The book is designed for a semester-long course in law school and higher education classrooms. Each of the nine chapters weaves together excerpts of cases and articles designed to facilitate discussion based upon carefully crafted thought questions. Narratives about transformative women leaders appear throughout to educate, inspire, and mentor students. The conclusion offers concrete guidance for readers to apply in their educational and professional lives as they pursue leadership paths, and proposes reforms to create a world of leaders who reflect the public they serve.

Imprint: West Academic Publishing
Series: American Casebook Series
Publication Date: 10/28/2019

November 5, 2019 in Books | Permalink | Comments (0)

Retaliation in the #MeToo Era

Nicole Porter, Relationships and Retaliation in the #MeToo Era, Florida Law Review  (forthcoming)

In this #MeToo era, so much important work is being done (and so many stories are being told and listened to) but very little of the work focuses on retaliation. And none of it focuses on situations where the fear of retaliation is not necessarily job loss (although that certainly happens) but rather, is the fear of harming workplace relationships. This article will use a real-life story of harassment to demonstrate how much workplace relationships matter (especially to women) and how the fear of harming those relationships often affects an employee’s willingness to report harassment. Thus, this article argues for reforms surrounding harassment and retaliation law that recognize this reality. Right now, courts penalize victims of harassment for not reporting harassment soon enough because they feared harming their workplace relationships; or, when they do report, courts penalize them by holding that the relationship-based harm they experienced after reporting wasn’t a real harm worthy of a remedy. The reasoning of these courts is that reasonable employees would not and should not be deterred from reporting harassment because they fear relationship-based harms. And yet, most of the empirical evidence tells us that the opposite is true—that reasonable employees (sometimes men, but especially women) often do avoid reporting because of fear of harming their relationships in the workplace. The law should reflect this reality.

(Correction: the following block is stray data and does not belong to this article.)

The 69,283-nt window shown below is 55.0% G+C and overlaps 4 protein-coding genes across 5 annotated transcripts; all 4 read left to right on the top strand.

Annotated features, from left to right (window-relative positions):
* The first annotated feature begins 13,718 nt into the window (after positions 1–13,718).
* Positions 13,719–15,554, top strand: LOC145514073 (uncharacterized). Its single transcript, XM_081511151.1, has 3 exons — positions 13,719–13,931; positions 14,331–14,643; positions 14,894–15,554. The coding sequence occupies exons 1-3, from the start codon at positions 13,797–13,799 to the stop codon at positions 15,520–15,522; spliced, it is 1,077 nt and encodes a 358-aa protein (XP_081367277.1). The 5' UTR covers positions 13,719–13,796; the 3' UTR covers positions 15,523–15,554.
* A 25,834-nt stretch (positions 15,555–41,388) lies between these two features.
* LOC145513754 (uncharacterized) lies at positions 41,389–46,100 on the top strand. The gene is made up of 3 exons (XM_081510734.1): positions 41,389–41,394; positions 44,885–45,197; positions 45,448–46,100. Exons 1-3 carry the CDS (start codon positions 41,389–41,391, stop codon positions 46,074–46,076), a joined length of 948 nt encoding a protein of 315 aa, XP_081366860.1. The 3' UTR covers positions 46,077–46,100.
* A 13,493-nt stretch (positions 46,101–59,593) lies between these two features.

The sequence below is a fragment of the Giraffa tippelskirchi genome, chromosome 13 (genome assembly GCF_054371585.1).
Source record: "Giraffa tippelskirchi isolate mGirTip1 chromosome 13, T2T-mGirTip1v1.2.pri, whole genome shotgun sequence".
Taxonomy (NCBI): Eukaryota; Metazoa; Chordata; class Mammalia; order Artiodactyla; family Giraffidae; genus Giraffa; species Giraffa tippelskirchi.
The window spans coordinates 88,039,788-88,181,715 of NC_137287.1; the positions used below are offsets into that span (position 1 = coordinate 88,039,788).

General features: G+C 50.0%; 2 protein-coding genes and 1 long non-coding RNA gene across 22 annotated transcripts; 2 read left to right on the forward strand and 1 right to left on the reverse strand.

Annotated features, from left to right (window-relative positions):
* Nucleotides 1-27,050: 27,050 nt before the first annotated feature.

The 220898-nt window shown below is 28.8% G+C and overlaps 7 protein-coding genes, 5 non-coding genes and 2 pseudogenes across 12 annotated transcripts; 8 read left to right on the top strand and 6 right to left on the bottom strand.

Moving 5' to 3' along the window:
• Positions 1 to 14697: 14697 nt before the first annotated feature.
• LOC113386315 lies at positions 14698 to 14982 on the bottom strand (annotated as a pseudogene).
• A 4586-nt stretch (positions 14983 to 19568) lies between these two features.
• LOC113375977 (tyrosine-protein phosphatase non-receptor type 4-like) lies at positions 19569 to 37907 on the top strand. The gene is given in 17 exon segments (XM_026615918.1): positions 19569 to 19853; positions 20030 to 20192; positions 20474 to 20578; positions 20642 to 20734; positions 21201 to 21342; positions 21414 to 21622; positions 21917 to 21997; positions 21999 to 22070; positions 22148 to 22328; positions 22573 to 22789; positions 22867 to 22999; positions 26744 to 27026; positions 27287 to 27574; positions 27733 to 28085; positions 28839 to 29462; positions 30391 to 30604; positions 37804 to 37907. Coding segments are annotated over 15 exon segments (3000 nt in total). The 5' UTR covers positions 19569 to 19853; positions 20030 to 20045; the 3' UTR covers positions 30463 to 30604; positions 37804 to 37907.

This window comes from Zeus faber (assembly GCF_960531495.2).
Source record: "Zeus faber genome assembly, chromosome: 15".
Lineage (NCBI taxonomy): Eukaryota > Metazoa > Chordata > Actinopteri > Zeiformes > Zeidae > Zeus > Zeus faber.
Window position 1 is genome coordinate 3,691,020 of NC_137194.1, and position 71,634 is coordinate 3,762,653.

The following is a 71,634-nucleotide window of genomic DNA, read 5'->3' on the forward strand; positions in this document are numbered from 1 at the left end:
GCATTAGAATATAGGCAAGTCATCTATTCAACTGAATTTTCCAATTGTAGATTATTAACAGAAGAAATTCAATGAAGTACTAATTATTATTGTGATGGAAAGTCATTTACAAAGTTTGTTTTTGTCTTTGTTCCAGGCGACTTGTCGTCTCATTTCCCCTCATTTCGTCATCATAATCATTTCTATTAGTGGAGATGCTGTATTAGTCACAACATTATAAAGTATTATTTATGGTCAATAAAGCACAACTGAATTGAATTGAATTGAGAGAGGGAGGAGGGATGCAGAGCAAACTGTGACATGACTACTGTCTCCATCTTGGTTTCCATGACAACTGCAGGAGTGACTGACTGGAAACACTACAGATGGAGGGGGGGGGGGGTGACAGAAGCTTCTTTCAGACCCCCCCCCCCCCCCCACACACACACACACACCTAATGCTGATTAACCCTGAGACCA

November 5, 2019 in Equal Employment, Workplace | Permalink | Comments (0)

Friday, November 1, 2019

The Elusive Goal of Gender Equity in Law School Enrollment

Deborah Jones Merritt & Kyle P. McEntee, Gender Equity in Law School Enrollment: An Elusive Goal, Journal of Legal Education (forthcoming)

Women finally make up more than half of law students nationwide, but that milestone masks significant gender inequities in law school enrollment. Women constitute an even larger percentage of the potential applicant pool: for almost two decades, they have earned more than 57% of all college degrees. As we show in this article, women are less likely than men to apply to law school — or to be admitted if they do apply. Equally troubling, women attend less prestigious law schools than men. The law schools that open the most employment doors for their graduates enroll significantly fewer women than schools with worse job outcomes and weaker access to the legal profession.

We explore here the factors that may contribute to this ongoing gender gap in law school attendance. We also propose several strategies for closing the gap. Enrollment equity alone will not put women on an equal footing with men; a sizable literature probes gender biases that pervade the law school environment. Recognizing and addressing the enrollment gap in legal education, however, is an essential first step toward improving the representation of women throughout the legal profession.

November 1, 2019 in Education, Gender, Law schools | Permalink | Comments (0)

The Pink Tax: The Cost of Being a Female Consumer

The Pink Tax: The Cost of Being a Female Consumer

The pink tax refers to the extra amount women are charged for certain products or services. Things like dry cleaning, personal care products, and vehicle maintenance. So not only do women make less but they pay more. Women also live longer so they actually need more money for retirement. It’s a load of crap.